- Created on Saturday, 18 January 2014 10:26
- Written by NAPSI
San Diego, California (NAPSI) - Pain is a common but often overlooked consequence of cancer. One out of every three patients undergoing cancer treatments experience pain.1
According to results of a study published in the Journal of Clinical Oncology, the odds of undertreatment are twice as high for minority cancer pain patients compared to Caucasian patients.2 Yet this patient population reported significantly higher rates of pain, among other symptoms, than non-Hispanics in a survey of 622 cancer patients.3 According to a survey, 45 percent of Hispanic patients reported moderate to severe pain, compared with 20 percent of Caucasians and 37 percent of African Americans.4
Communication between doctors and their patients is a key component in proper cancer pain management and treatment.
“There are several factors that contribute to poor communication between Hispanic patients and their physicians,” says Joanne Buzaglo, Ph.D., Vice President of Research and Training of the Cancer Support Community and a cancer survivor. “Studies have shown that language barriers, religious beliefs and even cultural stoicism may be leading factors in the lack of pain treatment among Hispanic cancer patients.”4
According to a study published in Pain Practice, less than 20 percent of health professionals treating Hispanic pain patients reported Spanish proficiency at an advanced level, leaving a majority of patients with limited resources to discuss treatment options for their cancer pain.5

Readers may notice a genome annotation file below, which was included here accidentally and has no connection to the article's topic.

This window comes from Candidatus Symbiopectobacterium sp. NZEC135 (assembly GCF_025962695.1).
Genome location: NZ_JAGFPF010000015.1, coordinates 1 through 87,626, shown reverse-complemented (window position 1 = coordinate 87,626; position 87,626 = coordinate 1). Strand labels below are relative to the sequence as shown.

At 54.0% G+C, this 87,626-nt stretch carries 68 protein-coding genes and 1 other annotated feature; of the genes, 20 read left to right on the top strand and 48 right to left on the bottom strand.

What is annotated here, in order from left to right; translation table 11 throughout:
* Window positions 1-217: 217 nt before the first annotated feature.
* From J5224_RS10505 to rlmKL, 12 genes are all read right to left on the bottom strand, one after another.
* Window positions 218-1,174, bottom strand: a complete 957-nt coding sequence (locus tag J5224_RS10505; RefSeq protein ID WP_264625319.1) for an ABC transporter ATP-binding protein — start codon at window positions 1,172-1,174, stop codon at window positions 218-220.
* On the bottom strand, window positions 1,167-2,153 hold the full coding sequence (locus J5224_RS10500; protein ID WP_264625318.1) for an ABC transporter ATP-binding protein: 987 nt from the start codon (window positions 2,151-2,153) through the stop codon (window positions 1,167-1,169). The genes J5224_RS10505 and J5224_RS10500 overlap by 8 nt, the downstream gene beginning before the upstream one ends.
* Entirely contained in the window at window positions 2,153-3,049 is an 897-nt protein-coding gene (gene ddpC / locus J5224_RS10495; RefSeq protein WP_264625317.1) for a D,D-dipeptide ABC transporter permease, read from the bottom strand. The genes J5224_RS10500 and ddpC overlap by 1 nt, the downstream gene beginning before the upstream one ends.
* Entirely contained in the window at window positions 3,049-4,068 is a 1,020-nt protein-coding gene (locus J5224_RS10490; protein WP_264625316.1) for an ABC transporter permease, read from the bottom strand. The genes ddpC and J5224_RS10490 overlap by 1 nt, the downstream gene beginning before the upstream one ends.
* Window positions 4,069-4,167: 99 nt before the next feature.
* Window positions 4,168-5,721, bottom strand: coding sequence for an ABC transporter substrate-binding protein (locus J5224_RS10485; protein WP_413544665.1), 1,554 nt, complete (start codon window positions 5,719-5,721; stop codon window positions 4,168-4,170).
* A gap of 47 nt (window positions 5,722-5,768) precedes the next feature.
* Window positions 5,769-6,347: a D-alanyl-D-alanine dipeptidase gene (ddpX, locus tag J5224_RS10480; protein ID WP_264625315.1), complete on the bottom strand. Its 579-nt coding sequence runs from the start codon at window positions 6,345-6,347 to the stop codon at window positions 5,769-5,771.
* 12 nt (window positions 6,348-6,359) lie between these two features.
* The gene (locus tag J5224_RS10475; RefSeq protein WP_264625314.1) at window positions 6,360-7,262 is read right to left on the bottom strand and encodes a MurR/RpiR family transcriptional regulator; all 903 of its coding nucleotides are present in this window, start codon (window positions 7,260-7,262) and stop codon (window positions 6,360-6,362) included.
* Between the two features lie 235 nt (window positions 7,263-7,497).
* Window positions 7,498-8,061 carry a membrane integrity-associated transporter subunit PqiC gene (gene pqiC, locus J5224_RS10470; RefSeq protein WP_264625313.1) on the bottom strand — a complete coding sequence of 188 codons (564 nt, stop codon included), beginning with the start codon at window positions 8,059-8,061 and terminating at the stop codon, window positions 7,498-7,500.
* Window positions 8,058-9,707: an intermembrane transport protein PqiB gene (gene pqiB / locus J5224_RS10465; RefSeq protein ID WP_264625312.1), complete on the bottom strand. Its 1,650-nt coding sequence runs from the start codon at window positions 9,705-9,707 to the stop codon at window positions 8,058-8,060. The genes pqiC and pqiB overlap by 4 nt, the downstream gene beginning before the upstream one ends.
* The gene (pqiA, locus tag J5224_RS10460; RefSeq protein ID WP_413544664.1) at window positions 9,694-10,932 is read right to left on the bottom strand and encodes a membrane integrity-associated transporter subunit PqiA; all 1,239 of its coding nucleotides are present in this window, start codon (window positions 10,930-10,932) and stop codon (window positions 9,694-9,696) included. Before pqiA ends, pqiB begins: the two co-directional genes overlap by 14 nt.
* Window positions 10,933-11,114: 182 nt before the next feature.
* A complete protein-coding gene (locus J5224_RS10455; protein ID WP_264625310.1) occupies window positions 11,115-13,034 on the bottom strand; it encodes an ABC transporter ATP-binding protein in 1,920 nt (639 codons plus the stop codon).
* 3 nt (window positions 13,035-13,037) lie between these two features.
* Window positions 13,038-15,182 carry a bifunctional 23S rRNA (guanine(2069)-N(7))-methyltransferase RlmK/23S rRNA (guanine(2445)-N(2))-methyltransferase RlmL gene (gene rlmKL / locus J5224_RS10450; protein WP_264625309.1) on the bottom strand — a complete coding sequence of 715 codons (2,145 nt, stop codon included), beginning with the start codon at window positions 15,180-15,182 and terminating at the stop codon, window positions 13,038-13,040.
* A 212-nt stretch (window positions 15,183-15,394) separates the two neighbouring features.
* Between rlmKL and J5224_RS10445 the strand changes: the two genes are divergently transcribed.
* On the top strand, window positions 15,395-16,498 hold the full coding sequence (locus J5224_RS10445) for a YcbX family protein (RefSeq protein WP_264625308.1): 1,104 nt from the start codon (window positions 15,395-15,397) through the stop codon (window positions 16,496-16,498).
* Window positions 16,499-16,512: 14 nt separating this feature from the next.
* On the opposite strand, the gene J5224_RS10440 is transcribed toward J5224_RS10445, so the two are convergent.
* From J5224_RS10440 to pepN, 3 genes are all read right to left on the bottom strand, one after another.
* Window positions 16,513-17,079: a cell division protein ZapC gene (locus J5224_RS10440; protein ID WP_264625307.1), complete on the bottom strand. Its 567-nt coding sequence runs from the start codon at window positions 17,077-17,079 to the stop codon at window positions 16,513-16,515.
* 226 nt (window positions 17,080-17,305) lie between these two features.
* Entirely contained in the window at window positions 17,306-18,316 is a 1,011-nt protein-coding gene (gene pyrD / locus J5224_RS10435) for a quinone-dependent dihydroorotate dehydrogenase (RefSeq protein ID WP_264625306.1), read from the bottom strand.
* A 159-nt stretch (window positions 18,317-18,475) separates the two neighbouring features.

All cancer pain patients should feel comfortable talking to their health care provider about the best treatment options for them. Education is the best way to ensure that cancer patients receive the pain treatment best suited for their needs. However, talking with your health care team about pain is not always easy. Nonetheless, there are some things that patients can do to help their doctor and nurse understand what they are experiencing so that the best solution to manage their pain is determined.
“Keeping a journal with detailed information about how you’re experiencing pain and how it impacts your life can lead to more productive interactions with your doctor,” says Dr. Buzaglo. “Once a treatment plan is developed, you or your caregiver should monitor your progress and follow up with your doctor to see if any adjustments need to be made. People with chronic pain may need to try different therapies to find the best combination.”
1. Dr, Moynihan, Timothy, “Cancer Pain: Relief is Possible.” The Mayo Clinic.
2. J Clin Oncol. 2012 Jun 1;30(16):1980-8. doi: 10.1200/JCO.2011.39.2381. Epub 2012 Apr 16.
3. Freed, Betsy Bates, “Hispanic Cancer Patients Suffer More Pain, Severe Sadness.” Internal Medicine News. April 2012
4. Freed, Betsy Bates, “Hispanic Cancer Patients Suffer More Pain, Severe Sadness.” Internal Medicine News. April 2012
5. Chiauzzi E, Black Ram Frayjo K, Reznikova M, Grimes Serrano JM, Zacharokk K, Wood M. “Health care provider perceptions of pain treatment in Hispanic patients.” Pain Pract. 2011 May−Jun; 11(3):267−77.